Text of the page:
Most people who’ve been reading me or who’ve known me for a while know this: but my house is a bit of a zoo. I do wildlife rescue and rehab, I also work on occasion with some rather unusual re-wilding and behavior cases: won’t get into all the “Don’t do it” rants, here, but there are quite a few.
Of course, most are familiar with Ms. Fred here, and her brother, Ratatoskr. (He was the little baby with the dental malocclusion, who sadly, didn’t make it.)
Fred frequently appears in my various feeds. She’s named after a character on a spin off series of Buffy The Vampire Slayer, Angel. Wild animal babies typically do not wind up failed fosters and there is in fact, a whole process that goes into raising them and setting them free again. Again, no “Don’t do it” rant. But don’t. (It is VERY hard not to do the PSAs.)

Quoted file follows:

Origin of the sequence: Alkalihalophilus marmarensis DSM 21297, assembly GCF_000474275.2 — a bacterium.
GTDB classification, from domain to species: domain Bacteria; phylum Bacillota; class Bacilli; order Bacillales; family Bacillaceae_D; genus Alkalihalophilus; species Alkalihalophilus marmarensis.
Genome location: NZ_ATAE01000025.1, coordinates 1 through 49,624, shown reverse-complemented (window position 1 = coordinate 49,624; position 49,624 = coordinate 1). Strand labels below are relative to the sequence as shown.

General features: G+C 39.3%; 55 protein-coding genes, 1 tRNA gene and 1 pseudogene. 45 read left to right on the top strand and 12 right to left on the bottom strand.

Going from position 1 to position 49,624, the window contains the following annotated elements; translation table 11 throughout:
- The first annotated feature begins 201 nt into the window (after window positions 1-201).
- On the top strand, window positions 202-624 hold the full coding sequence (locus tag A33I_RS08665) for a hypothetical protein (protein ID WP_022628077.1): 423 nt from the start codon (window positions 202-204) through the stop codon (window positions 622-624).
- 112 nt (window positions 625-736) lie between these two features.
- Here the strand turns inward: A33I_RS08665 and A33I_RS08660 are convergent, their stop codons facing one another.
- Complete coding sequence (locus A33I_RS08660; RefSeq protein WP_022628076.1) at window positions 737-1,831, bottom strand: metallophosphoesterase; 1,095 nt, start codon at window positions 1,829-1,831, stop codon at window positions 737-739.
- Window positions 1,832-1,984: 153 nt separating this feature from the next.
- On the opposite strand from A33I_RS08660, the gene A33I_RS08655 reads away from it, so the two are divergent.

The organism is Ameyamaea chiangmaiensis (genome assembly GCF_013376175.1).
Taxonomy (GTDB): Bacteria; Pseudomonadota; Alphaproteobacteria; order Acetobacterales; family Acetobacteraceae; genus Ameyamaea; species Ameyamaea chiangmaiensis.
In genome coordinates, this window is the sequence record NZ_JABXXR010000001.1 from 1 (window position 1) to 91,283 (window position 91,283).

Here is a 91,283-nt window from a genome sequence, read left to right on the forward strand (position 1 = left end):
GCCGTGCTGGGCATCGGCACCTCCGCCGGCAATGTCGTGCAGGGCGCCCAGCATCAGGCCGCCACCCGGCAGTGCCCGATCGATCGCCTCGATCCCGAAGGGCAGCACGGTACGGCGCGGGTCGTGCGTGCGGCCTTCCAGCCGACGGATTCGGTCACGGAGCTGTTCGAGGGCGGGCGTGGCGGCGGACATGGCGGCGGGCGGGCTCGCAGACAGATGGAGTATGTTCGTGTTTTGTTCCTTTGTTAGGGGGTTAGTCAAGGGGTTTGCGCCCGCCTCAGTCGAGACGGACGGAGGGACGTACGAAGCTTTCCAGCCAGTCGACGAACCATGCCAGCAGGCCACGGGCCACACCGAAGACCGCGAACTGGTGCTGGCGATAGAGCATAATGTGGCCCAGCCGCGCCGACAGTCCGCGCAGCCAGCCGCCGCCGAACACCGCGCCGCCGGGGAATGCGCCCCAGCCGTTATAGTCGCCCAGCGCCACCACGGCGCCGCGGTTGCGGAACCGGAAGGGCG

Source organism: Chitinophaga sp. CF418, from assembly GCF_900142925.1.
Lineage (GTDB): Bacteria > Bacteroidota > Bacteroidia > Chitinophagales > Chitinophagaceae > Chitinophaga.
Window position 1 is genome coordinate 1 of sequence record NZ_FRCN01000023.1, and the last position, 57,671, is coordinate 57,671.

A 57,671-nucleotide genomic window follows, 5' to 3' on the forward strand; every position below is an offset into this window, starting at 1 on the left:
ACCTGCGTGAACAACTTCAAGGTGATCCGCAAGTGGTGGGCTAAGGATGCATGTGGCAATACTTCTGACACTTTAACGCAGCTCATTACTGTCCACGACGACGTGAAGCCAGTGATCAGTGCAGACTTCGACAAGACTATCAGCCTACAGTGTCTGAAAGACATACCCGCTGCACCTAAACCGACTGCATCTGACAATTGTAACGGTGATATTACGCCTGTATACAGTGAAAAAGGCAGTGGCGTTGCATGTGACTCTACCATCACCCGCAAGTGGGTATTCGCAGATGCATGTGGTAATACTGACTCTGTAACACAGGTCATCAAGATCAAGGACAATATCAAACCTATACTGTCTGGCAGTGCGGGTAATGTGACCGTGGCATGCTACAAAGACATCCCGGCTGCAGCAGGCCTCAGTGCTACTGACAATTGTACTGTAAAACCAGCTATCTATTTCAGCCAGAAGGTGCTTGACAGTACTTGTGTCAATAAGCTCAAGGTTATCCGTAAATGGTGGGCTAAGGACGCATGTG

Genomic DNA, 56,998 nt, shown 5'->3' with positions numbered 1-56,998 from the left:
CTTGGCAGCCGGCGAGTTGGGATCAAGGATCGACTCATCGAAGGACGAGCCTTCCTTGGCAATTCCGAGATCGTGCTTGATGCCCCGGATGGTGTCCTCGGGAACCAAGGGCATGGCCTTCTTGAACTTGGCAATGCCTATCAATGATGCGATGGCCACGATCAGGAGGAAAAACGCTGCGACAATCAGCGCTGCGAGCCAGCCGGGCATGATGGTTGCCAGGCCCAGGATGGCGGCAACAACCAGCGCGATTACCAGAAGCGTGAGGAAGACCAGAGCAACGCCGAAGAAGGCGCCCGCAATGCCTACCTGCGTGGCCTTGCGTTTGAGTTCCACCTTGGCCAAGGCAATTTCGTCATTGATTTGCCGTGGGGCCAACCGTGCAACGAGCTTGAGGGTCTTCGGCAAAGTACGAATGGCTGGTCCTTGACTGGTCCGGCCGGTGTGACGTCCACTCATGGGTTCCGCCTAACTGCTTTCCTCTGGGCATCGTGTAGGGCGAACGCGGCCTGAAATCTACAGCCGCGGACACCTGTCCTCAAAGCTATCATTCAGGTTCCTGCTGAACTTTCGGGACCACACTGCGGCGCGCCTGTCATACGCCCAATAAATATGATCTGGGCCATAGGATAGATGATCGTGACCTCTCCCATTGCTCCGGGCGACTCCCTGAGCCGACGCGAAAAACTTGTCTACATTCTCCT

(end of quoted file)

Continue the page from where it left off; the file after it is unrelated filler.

I also have a herd of cats, and at any given point may or may not have a passel of wild animal babies of various types: each spring, I get many calls, emails and otherwise, “Hey, I found X baby animal/babies what do I doooooo?” And, I either help talk them through it or, they discover the fact that I have tremendously fractured sleep is mighty useful in raising little wild things- because often, you’ve got to be up feeding them every two hours or so, depending on what said wild little thing is. I also currently only have one dog, but he’s a bit of an asshole. Well suited to the rest of us, to be sure. Most of my cats have missing or extra parts. But anyway.
This is a story about a pig-
And a fun little history-culture lesson.
For a very long time, I had my heart just set on a pig. Frankly, I wanted one of those feral hog babies- but, one day, Nikki hits me up and she says,
“Hey, I found a guy, he’s got some unexpected pot belly babies. Doing a little road trip, can I pick one up for you?”
Of course, I said, absolutely, and asked for a little black runt pig. My original intent was to call him Ganon. (If you’re new, you’re probably getting the idea that I’m a bit of a geek. Guilty.)